Recording the dimensions of a print on paper there is usually an, ‘image size’ and a ‘sheet size’. The larger sheet contains both the printed image and the surrounding area – the border. This area, though empty, has a significant effect on how the image appears; it frames and defines it. An intermediary between the image and the world, the border is also a reducer, defining the image as separate from the world around it. In the ambient world we live in demarcations are rarely so precise.
In Jean Cocteau’s film ‘Orpheus’ a mirror marks the passage between two worlds. Jean Marais (playing Orpheus) steps through the mirror (it becomes liquid as he passes through) and enters a passage to the underworld. I have no sense of an underworld, or the afterlife it necessitates (How can there be anything after life?). Beside us though, and I sense it running along beside us on a parallel track, is darkness – nothingness – its only definition given by what it is not. The line between existence and oblivion is thin. Lying awake at night I imagine this border as a pervious membrane (the liquid mirror). I am feeling blindly along its surface, leaning lightly against the tenuous sheet to better feel the pulse of life, and then, irresistibly, I am percolating through.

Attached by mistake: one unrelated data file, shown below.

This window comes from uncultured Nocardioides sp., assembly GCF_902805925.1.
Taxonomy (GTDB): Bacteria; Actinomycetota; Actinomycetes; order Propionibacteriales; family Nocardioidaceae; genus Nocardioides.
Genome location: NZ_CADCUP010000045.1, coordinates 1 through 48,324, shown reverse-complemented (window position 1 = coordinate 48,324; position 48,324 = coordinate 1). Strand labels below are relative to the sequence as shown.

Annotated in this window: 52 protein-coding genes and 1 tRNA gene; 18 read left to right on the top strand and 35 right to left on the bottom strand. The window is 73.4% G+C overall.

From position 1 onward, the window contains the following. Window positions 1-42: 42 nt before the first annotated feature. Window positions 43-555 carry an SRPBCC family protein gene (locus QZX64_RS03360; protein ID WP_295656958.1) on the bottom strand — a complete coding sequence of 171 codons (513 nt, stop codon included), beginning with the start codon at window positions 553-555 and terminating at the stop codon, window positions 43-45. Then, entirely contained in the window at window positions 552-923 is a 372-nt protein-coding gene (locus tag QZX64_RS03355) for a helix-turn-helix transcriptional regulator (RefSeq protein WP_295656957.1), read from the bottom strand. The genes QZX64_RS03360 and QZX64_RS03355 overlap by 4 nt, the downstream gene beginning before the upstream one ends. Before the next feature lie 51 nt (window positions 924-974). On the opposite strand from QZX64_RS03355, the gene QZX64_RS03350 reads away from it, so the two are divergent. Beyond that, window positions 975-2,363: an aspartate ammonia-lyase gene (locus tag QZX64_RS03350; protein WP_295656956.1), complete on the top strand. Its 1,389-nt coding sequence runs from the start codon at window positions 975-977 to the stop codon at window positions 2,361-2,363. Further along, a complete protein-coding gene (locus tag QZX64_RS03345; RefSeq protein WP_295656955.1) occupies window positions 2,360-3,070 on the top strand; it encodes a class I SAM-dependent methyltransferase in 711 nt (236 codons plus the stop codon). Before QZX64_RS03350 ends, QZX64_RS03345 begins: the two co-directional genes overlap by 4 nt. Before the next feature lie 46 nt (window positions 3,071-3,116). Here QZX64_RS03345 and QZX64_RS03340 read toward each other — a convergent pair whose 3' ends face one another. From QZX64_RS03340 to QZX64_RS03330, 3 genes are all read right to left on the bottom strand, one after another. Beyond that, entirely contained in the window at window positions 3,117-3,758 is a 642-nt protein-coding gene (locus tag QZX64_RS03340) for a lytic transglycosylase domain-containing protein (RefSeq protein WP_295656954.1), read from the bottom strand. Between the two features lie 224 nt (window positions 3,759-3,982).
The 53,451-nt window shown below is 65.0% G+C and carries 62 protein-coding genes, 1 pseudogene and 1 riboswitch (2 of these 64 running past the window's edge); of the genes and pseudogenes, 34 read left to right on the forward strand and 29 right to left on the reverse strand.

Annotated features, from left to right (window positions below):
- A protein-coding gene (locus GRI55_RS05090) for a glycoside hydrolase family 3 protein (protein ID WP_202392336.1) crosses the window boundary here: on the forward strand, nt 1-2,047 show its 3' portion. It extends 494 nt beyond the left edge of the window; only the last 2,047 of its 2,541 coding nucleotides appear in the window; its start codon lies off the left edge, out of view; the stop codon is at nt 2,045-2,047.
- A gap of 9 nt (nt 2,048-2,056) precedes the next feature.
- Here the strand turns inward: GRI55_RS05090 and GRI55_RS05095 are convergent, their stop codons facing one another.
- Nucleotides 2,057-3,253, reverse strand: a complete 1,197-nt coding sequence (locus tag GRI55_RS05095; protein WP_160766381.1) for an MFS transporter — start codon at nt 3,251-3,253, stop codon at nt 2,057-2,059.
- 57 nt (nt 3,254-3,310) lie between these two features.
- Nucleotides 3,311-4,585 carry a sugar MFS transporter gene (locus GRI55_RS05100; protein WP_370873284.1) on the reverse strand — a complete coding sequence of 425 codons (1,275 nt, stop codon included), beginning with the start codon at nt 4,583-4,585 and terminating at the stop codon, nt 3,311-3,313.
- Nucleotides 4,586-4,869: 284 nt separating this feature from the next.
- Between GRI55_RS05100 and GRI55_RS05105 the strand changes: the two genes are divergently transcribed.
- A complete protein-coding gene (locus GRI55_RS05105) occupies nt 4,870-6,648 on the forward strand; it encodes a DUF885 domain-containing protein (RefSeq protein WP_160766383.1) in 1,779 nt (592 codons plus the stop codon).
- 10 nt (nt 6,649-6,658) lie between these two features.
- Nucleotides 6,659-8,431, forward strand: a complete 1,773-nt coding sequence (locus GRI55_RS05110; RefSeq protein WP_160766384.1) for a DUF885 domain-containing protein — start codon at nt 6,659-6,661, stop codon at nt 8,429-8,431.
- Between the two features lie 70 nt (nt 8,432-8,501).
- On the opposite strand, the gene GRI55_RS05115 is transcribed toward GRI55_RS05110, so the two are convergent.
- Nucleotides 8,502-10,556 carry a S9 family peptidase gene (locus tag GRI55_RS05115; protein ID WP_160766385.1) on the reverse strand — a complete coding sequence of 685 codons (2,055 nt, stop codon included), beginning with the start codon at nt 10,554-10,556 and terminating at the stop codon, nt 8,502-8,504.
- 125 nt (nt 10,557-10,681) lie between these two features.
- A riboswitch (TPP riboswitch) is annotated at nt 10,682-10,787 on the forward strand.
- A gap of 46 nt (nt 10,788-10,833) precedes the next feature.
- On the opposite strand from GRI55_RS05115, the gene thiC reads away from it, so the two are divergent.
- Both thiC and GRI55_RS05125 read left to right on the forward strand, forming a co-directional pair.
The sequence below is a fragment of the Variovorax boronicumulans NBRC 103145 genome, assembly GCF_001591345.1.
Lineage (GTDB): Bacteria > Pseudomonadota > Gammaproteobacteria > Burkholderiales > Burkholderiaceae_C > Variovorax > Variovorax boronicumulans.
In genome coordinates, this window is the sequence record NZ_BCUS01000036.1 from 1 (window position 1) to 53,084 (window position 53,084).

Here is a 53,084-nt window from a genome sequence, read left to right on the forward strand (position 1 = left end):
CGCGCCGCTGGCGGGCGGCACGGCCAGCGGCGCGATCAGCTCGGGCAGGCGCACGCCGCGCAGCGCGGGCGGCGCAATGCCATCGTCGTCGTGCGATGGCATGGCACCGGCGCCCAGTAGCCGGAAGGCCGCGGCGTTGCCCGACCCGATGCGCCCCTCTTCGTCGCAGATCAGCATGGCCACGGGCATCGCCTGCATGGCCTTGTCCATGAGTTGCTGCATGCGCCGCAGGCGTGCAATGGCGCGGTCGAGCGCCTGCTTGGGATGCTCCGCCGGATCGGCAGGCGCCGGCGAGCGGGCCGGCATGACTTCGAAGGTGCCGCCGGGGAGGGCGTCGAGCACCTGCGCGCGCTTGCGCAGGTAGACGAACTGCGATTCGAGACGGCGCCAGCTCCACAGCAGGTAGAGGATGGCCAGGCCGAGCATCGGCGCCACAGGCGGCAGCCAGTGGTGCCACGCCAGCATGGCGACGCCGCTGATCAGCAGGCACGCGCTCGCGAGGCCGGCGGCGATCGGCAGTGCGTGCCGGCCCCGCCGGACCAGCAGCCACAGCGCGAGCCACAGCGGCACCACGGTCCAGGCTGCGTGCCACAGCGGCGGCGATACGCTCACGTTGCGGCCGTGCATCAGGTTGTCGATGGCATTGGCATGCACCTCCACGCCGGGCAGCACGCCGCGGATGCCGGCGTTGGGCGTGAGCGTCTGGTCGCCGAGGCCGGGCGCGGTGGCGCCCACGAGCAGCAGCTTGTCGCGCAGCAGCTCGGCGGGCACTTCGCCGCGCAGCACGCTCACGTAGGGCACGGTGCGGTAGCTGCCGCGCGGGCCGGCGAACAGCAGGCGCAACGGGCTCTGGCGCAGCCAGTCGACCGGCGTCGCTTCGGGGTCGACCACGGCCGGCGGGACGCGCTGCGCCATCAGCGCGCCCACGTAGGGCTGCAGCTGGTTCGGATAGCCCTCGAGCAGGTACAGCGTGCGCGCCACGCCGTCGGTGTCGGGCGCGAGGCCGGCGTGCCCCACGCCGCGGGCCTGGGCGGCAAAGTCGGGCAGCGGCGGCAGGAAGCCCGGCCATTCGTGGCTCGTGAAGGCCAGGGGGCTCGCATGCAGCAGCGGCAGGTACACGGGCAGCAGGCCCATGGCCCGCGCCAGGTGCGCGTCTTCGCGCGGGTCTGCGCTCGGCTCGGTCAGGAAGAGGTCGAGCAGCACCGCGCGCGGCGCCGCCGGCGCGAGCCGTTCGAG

There is a photograph by Jacques-Henri Lartigue of his friend Guitty playing on the tideline. The photograph is old (1905) but depicts a search for a moment that never wears out. Guitty is trying to estimate the turning point (in French, the point mort), the moment when the incoming water will come to a stop and begin to recede. She runs across the line of water, lifting her skirts, fooled again by the unpredictable waves.